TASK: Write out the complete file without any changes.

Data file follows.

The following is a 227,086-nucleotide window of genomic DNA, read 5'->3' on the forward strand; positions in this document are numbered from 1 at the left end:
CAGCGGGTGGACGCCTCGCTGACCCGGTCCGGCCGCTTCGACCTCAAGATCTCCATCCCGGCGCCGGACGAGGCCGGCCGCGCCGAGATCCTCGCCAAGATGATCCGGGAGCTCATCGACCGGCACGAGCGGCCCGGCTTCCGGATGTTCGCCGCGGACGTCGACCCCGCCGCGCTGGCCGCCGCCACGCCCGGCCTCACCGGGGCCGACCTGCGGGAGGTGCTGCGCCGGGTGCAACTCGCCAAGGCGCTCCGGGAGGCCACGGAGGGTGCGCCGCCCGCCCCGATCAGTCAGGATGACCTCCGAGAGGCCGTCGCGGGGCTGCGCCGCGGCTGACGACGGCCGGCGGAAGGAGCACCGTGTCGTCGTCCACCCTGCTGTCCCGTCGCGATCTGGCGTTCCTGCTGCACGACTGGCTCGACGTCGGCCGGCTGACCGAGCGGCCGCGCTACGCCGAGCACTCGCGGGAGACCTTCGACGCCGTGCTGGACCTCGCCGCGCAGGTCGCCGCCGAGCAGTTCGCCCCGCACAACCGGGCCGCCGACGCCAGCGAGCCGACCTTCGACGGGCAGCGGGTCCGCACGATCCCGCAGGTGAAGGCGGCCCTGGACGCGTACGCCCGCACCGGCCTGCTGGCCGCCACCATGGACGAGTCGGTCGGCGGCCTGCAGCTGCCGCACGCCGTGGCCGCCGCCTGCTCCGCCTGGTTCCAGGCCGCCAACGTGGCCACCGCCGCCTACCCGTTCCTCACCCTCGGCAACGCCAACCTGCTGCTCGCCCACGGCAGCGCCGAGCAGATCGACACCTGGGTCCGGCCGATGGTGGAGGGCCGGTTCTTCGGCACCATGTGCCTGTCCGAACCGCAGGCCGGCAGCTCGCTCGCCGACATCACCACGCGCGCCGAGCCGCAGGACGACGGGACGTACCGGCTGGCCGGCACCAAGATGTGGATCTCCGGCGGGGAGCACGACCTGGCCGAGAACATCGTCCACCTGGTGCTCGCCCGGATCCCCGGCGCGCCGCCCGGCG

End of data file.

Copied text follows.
The following is a 227,086-nucleotide window of genomic DNA, read 5'->3' on the forward strand; positions in this document are numbered from 1 at the left end:
CAGCGGGTGGACGCCTCGCTGACCCGGTCCGGCCGCTTCGACCTCAAGATCTCCATCCCGGCGCCGGACGAGGCCGGCCGCGCCGAGATCCTCGCCAAGATGATCCGGGAGCTCATCGACCGGCACGAGCGGCCCGGCTTCCGGATGTTCGCCGCGGACGTCGACCCCGCCGCGCTGGCCGCCGCCACGCCCGGCCTCACCGGGGCCGACCTGCGGGAGGTGCTGCGCCGGGTGCAACTCGCCAAGGCGCTCCGGGAGGCCACGGAGGGTGCGCCGCCCGCCCCGATCAGTCAGGATGACCTCCGAGAGGCCGTCGCGGGGCTGCGCCGCGGCTGACGACGGCCGGCGGAAGGAGCACCGTGTCGTCGTCCACCCTGCTGTCCCGTCGCGATCTGGCGTTCCTGCTGCACGACTGGCTCGACGTCGGCCGGCTGACCGAGCGGCCGCGCTACGCCGAGCACTCGCGGGAGACCTTCGACGCCGTGCTGGACCTCGCCGCGCAGGTCGCCGCCGAGCAGTTCGCCCCGCACAACCGGGCCGCCGACGCCAGCGAGCCGACCTTCGACGGGCAGCGGGTCCGCACGATCCCGCAGGTGAAGGCGGCCCTGGACGCGTACGCCCGCACCGGCCTGCTGGCCGCCACCATGGACGAGTCGGTCGGCGGCCTGCAGCTGCCGCACGCCGTGGCCGCCGCCTGCTCCGCCTGGTTCCAGGCCGCCAACGTGGCCACCGCCGCCTACCCGTTCCTCACCCTCGGCAACGCCAACCTGCTGCTCGCCCACGGCAGCGCCGAGCAGATCGACACCTGGGTCCGGCCGATGGTGGAGGGCCGGTTCTTCGGCACCATGTGCCTGTCCGAACCGCAGGCCGGCAGCTCGCTCGCCGACATCACCACGCGCGCCGAGCCGCAGGACGACGGGACGTACCGGCTGGCCGGCACCAAGATGTGGATCTCCGGCGGGGAGCACGACCTGGCCGAGAACATCGTCCACCTGGTGCTCGCCCGGATCCCCGGCGCGCCGCCCGGCG